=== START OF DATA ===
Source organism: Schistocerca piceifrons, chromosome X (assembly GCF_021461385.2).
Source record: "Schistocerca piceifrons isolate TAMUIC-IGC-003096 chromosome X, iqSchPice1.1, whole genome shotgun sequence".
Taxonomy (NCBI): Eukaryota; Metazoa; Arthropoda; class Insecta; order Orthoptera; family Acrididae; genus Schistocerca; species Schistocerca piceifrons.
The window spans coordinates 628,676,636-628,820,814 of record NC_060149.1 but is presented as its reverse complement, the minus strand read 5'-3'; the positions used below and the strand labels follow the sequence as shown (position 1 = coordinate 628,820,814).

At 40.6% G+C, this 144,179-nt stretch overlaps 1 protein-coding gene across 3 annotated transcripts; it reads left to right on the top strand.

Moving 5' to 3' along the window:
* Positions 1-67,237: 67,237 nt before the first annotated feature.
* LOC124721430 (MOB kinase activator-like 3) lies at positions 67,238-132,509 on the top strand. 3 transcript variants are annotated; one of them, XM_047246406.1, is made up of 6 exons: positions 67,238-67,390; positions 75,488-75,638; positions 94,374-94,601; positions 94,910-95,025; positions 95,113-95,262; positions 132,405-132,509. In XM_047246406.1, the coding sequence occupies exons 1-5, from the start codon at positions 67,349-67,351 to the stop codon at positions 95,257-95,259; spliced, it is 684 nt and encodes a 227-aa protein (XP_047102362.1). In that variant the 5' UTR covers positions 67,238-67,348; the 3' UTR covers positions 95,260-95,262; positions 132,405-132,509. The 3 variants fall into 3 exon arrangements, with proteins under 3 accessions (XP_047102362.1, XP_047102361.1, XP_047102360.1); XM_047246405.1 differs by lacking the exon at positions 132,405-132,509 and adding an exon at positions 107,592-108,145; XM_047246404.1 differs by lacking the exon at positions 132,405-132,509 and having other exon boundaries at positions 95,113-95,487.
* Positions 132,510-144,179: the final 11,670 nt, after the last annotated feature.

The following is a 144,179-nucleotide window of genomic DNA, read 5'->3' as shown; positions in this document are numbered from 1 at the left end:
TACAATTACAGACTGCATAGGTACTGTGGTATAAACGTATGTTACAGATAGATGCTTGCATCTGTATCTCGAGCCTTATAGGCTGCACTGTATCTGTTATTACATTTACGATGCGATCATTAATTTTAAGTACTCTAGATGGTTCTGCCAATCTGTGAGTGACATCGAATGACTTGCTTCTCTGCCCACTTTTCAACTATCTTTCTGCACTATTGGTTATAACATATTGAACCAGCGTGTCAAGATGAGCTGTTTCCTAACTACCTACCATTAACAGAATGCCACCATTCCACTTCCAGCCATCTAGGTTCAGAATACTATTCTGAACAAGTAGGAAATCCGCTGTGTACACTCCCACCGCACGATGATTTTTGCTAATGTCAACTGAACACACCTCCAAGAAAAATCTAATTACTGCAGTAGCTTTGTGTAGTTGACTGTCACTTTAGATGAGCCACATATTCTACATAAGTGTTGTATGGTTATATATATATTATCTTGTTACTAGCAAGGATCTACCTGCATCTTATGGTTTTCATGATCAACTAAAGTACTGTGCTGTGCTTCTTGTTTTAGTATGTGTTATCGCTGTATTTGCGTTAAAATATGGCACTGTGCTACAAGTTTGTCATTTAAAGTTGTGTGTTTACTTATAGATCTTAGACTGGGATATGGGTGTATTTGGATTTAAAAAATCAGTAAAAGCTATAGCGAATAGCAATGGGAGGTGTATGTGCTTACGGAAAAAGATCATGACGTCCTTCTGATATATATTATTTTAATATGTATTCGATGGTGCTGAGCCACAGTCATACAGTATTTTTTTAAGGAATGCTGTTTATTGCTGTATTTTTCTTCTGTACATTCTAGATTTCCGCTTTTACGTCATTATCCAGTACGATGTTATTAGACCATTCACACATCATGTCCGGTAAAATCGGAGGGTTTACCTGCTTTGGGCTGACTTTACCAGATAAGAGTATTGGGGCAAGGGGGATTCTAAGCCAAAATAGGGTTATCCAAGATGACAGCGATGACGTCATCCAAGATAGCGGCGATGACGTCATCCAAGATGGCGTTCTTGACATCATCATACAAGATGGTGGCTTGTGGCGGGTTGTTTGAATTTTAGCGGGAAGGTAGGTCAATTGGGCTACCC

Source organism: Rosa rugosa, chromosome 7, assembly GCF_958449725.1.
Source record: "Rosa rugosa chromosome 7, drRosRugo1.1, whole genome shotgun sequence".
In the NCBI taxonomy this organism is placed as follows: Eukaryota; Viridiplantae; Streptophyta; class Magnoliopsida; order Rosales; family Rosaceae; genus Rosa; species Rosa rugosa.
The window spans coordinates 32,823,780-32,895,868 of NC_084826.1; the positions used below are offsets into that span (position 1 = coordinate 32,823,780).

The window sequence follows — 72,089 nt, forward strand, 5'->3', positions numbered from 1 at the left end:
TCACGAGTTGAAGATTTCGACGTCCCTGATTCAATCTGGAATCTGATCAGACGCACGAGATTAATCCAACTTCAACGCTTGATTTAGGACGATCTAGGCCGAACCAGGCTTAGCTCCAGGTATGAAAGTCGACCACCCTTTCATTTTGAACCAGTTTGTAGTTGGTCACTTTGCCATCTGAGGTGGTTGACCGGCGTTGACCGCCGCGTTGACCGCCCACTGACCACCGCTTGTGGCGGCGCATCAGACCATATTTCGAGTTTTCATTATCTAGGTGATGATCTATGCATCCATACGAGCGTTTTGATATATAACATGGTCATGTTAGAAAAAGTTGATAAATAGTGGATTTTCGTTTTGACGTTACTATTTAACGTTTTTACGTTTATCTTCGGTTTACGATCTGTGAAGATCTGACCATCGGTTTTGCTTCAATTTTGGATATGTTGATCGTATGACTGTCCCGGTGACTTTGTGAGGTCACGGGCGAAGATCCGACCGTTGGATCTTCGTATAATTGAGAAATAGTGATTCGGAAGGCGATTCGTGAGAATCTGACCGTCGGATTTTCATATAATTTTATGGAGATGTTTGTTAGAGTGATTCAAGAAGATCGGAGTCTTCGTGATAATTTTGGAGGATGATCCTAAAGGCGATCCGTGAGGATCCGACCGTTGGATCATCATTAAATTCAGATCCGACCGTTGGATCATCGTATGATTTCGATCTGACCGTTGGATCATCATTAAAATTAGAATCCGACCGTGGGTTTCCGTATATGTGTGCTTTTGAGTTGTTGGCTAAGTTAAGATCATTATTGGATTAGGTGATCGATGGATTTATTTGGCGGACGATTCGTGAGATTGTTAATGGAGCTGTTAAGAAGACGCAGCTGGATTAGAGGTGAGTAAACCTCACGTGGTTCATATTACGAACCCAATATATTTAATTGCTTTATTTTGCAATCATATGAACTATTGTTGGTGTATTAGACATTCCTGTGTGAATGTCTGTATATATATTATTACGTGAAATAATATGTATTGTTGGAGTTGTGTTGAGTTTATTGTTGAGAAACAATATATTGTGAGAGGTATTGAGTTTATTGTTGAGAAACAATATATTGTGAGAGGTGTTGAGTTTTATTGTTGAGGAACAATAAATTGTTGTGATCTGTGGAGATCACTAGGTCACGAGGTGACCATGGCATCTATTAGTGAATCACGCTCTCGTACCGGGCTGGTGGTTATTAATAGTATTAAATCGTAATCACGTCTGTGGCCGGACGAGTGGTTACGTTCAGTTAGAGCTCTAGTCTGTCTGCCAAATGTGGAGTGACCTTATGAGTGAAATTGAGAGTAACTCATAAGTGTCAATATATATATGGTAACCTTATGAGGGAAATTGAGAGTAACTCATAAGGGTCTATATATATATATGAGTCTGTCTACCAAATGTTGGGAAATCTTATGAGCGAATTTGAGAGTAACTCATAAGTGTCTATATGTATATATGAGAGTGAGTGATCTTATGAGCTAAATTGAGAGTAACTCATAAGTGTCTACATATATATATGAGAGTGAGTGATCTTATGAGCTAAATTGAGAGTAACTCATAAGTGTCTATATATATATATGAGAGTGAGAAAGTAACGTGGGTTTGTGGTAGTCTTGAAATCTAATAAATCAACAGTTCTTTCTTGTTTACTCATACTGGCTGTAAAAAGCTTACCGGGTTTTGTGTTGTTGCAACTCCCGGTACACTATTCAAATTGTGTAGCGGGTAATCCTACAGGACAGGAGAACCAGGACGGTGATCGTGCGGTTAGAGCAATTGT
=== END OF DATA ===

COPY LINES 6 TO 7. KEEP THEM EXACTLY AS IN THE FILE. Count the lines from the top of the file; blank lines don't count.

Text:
Moving 5' to 3' along the window:
* Positions 1-67,237: 67,237 nt before the first annotated feature.